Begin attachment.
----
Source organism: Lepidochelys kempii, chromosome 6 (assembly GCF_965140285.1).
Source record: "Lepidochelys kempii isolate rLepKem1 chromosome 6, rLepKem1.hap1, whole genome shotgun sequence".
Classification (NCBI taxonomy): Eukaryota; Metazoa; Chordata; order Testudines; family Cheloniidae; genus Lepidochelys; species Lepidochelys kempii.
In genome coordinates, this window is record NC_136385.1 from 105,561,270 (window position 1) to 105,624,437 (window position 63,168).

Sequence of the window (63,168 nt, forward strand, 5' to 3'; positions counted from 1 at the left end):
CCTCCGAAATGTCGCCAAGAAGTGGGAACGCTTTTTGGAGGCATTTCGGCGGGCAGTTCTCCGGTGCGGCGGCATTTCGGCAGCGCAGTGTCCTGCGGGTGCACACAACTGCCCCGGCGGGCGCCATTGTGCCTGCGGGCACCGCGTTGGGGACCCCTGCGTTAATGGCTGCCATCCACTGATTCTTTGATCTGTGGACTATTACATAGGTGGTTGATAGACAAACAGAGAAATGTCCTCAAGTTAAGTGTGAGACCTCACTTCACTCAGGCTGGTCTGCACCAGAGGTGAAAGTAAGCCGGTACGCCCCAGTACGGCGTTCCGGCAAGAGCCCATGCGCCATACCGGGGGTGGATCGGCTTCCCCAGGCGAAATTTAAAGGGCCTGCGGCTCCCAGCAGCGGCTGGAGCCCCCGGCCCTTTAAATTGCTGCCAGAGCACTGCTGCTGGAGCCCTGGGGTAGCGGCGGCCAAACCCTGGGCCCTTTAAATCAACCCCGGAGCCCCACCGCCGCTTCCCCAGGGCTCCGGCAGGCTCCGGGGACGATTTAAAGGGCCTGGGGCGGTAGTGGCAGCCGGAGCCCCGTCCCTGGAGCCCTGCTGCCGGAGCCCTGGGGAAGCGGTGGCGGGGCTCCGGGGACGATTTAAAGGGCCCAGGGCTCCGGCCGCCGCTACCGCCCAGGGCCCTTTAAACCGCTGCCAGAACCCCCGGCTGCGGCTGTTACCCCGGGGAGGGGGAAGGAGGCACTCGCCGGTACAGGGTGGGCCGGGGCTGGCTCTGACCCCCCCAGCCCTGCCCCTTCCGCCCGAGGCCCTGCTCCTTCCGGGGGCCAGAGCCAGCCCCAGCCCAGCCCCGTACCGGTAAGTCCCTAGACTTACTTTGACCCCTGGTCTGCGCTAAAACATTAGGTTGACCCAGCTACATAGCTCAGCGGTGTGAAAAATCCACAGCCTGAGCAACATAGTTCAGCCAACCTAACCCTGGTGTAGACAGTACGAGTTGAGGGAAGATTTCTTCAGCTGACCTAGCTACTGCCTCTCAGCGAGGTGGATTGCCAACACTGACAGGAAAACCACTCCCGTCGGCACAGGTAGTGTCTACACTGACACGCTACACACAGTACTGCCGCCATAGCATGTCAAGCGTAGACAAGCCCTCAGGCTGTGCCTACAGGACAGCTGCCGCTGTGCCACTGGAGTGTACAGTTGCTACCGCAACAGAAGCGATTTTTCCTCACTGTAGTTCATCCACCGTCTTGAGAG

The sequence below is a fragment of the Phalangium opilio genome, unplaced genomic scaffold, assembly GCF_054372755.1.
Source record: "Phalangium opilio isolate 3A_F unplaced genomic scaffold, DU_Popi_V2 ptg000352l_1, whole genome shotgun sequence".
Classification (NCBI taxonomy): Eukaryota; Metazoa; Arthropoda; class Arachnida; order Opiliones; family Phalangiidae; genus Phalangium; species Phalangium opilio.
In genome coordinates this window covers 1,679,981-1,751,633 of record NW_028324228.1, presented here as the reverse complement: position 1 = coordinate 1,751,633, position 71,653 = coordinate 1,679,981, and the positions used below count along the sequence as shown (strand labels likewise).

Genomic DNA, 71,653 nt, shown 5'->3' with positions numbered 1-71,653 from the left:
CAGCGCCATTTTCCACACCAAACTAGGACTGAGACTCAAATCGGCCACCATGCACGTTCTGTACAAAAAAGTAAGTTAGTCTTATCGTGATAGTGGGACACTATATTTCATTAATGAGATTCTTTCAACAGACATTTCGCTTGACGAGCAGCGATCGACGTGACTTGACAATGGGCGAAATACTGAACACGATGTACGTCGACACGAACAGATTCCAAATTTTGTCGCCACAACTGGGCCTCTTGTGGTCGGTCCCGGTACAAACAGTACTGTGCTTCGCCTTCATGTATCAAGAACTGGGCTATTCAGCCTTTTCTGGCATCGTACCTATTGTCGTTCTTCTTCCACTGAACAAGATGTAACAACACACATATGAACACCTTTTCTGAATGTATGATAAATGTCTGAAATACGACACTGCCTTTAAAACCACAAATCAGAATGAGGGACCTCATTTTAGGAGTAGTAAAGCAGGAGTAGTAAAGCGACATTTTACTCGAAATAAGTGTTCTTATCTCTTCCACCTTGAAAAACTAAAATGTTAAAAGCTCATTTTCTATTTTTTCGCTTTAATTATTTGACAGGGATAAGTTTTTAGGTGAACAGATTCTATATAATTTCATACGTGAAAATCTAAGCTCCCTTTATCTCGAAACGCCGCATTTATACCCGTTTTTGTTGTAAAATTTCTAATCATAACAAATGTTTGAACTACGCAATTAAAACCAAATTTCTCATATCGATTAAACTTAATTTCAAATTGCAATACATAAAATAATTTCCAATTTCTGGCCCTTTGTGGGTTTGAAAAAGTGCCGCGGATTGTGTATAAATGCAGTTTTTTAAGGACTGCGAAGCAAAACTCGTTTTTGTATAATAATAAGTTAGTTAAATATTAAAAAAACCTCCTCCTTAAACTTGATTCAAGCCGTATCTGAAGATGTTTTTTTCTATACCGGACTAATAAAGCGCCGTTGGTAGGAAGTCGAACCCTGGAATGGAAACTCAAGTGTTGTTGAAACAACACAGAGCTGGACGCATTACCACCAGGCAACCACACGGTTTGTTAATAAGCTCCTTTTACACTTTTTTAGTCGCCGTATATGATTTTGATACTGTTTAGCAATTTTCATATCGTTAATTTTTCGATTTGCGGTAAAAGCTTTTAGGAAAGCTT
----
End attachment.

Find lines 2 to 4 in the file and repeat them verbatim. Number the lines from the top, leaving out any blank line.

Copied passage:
Source record: "Lepidochelys kempii isolate rLepKem1 chromosome 6, rLepKem1.hap1, whole genome shotgun sequence".
Classification (NCBI taxonomy): Eukaryota; Metazoa; Chordata; order Testudines; family Cheloniidae; genus Lepidochelys; species Lepidochelys kempii.
In genome coordinates, this window is record NC_136385.1 from 105,561,270 (window position 1) to 105,624,437 (window position 63,168).